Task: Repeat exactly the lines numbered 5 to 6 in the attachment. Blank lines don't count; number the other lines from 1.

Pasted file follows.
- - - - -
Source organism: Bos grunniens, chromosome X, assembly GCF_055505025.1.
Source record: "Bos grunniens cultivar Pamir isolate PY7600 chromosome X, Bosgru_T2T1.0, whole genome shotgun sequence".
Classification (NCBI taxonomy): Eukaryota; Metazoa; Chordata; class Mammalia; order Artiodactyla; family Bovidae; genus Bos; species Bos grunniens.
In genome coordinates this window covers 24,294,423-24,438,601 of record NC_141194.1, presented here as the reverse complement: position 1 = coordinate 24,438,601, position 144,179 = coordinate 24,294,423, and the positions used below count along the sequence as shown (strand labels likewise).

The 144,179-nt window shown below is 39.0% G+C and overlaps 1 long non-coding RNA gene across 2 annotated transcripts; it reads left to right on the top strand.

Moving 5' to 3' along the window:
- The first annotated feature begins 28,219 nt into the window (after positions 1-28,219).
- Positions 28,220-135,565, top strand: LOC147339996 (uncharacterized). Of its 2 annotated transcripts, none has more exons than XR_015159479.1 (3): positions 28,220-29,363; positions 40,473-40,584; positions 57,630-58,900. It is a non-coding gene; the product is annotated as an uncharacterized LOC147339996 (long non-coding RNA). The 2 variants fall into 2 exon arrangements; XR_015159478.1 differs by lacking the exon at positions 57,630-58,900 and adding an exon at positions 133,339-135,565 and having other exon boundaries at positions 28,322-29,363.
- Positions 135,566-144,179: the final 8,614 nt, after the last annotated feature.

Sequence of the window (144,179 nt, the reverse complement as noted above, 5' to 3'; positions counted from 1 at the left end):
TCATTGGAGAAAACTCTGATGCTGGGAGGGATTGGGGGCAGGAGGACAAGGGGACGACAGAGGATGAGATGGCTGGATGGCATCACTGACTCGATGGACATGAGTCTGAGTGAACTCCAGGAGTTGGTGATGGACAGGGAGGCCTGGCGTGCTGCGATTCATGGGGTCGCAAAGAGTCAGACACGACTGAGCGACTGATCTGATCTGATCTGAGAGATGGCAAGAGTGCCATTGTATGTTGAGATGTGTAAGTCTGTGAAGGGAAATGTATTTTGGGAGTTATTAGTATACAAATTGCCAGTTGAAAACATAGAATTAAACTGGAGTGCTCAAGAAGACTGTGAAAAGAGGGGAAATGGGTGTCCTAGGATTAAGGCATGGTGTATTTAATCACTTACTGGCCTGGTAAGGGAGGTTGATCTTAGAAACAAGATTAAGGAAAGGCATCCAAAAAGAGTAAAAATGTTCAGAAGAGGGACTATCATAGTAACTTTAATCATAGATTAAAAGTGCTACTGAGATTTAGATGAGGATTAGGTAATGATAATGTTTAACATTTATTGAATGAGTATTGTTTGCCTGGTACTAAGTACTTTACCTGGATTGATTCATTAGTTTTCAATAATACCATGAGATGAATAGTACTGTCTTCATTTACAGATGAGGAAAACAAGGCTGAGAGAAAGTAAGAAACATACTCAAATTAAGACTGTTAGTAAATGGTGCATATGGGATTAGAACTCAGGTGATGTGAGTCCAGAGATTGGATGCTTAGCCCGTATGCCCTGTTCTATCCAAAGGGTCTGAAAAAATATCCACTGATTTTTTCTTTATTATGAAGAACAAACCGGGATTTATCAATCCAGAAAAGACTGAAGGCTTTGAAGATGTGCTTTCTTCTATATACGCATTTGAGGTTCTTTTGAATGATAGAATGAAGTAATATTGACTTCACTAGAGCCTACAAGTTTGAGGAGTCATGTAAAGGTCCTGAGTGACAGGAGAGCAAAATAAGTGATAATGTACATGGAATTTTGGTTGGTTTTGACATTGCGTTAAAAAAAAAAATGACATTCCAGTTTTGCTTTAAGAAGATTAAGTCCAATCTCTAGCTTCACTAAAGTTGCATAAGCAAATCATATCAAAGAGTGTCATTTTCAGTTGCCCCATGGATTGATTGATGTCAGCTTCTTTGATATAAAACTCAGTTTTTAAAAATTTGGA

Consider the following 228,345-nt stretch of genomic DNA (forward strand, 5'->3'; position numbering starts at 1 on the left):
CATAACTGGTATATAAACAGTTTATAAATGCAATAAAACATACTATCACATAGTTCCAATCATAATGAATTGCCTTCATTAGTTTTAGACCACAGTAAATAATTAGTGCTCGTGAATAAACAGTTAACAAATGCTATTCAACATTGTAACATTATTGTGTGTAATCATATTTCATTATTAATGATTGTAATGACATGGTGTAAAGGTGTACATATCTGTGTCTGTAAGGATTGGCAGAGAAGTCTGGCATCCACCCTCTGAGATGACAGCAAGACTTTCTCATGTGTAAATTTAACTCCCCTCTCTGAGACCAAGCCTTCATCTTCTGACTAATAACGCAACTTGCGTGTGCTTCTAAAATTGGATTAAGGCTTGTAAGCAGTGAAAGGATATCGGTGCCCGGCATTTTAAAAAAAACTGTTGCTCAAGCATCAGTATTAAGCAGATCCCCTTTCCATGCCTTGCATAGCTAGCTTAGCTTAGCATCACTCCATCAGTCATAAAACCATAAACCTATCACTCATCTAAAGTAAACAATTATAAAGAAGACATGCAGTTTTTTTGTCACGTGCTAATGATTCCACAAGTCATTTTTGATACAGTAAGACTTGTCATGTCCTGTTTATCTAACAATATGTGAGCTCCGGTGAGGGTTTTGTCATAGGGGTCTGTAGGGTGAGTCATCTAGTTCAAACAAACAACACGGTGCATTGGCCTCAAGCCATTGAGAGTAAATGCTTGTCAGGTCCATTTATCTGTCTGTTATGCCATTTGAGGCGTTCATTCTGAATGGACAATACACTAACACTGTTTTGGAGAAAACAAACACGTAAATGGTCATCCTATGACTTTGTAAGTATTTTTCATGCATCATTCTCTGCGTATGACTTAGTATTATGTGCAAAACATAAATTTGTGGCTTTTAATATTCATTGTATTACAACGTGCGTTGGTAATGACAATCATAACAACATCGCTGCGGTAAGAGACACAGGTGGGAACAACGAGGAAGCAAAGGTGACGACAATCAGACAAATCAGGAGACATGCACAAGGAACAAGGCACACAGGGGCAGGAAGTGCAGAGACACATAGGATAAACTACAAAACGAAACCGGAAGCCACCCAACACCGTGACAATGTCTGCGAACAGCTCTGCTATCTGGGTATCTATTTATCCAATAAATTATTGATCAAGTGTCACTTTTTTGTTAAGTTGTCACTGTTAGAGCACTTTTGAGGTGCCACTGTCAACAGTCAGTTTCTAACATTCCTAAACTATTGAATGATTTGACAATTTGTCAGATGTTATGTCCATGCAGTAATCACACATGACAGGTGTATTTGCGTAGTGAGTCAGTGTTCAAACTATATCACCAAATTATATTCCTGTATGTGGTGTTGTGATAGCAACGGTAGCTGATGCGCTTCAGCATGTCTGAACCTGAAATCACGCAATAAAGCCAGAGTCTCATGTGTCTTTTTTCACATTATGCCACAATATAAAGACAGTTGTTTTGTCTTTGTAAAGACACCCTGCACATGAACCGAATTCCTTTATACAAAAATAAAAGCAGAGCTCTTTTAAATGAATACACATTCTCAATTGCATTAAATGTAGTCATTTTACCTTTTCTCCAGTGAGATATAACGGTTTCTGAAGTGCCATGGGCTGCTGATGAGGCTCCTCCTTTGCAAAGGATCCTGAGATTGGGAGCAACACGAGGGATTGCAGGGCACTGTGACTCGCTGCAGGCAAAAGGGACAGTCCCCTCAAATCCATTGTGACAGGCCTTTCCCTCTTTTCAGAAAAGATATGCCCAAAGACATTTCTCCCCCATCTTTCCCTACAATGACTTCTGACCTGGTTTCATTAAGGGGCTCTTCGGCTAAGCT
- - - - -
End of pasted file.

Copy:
The 144,179-nt window shown below is 39.0% G+C and overlaps 1 long non-coding RNA gene across 2 annotated transcripts; it reads left to right on the top strand.

Moving 5' to 3' along the window: